My first thought is to use my Chrysler DRB3 scanner to view "Inputs / Outputs" data and see if there's a signal coming from the crankshaft or camshaft position sensors. If there is, I would replace that sensor as a test. Some aftermarket scanners will not display that information.
If you do try to replace the crankshaft position sensor, be aware the air gap is critical. Your old one most likely had a paper spacer stuck to the end to set the gap, and it slid off as soon as the engine was started. You must install a new paper spacer on a used sensor, otherwise the sensor could hit the flex plate and be broken. Some replacement sensors have a plastic rib molded onto the end. It partially wears away during engine operation. To reuse one of those sensors, cut the remainder of the rib off, then stick on a paper spacer.
If there were no erroneous signals, I think I would measure the voltages on all of the pins in the connector for the Engine Computer when the problem is acting up, and again when the engine will start to see what changed. If, for example, the voltage was low on one of the 12 volt power supply pins, there might be a lose or corroded terminal in a connector in that circuit. You might also find a corroded ground wire where it bolts to the body. There should be 0 volts on all of the ground wires. Typically there are four of them. Two are labeled "signal ground" and two are labeled "power ground". "Power ground" doesn't exactly refer to power for the computer. It means those are the two ground wires for the high-power switching circuits for the injectors, coils, and various solenoids. The second ground wire is just redundant in case there's a problem with the first one.
The "signal ground" wires are for the various engine sensors. 0.1 volt change in one of the sensor readings is significant and the computer will adjust fuel deliver accordingly. If there is just a tiny amount of resistance in the power ground circuit, pulses of current flow when things are momentarily switched on will develop pulses of voltage drop. Those voltage pulses might only be a few tenths of a volt, but if the sensors shared the same ground wires, those voltage pulses would cause the sensor readings to pulse too and adversely affect engine performance. That's why there's two separate ground circuits.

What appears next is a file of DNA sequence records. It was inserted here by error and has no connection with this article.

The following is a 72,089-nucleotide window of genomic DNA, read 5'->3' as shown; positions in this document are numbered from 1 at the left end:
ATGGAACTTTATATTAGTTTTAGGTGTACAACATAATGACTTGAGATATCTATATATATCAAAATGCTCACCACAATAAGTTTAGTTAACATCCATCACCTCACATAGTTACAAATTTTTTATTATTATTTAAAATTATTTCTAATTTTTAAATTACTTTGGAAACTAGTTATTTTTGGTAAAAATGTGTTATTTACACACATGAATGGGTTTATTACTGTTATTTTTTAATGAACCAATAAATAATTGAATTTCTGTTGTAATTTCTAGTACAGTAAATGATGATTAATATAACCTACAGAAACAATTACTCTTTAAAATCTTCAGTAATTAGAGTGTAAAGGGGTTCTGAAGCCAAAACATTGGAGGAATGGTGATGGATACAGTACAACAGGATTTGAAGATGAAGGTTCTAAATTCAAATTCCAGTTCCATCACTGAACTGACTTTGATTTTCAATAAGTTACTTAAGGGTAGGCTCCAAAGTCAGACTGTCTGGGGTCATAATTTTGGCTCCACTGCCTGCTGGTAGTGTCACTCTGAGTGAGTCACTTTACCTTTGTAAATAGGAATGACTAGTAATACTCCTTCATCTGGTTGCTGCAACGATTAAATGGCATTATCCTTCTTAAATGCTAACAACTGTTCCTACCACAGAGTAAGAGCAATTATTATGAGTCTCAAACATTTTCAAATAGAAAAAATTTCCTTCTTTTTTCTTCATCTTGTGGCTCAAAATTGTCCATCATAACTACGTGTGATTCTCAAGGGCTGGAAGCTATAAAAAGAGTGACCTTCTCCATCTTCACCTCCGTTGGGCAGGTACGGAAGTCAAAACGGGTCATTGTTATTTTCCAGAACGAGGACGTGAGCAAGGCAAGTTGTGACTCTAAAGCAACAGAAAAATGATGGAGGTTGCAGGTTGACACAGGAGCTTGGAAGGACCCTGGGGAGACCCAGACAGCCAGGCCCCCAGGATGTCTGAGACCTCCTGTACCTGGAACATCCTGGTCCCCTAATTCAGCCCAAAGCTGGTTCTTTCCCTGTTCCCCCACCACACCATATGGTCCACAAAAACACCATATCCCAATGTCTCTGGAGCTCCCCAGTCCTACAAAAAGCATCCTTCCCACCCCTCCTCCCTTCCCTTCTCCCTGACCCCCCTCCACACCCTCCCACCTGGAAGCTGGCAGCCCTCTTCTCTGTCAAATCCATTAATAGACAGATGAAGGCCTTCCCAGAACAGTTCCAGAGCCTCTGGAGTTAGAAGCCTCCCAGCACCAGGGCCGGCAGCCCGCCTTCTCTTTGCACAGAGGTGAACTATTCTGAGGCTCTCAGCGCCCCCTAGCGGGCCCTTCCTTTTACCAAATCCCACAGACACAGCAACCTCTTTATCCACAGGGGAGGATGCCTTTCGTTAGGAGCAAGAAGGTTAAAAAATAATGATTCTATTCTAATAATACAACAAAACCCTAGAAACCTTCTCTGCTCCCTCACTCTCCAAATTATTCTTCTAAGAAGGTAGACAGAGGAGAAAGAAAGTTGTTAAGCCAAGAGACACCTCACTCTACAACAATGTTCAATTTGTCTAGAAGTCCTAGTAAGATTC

Very often any resistance in those ground wires is way too small to measure accurately, but you can see the RESULTS of that resistance in the form of voltage drops. So, ... 0 volts is ideal on all of the ground wires to the computer, 0.2 volts is not uncommon, but anything higher or especially if it is pulsing means that wire needs closer examination.
When you measure the rest of the voltages to the computer, it is helpful to have the service manual showing the drawing of the connector with all of the wires, their colors, and their circuits listed. There can be up to 60 wires, but you can disregard unrelated things such as the wires going to the cruise control servo and emissions system solenoids.
The problem you described could also be caused by the Engine Computer itself. GM has a huge problem with their computers and it is the first thing people try, but Chrysler has very little computer trouble, especially with these older vans, so that's probably one of the last things I would suspect. Unfortunately there is no easy way to test it other than to replace it and see what happens. Before you get that far, unplug the crankshaft position sensor, then see if the relays stop clicking. If there's no change, unplug the camshaft position sensor and see what happens. If the relays keep clicking, at least you will know the problem is not related to those two sensors. The crankshaft position sensor is on top of the transmission bell housing, right next to the back of the engine. The camshaft position sensor is inside the distributor.
Friday, September 17th, 2010 AT 5:23 PM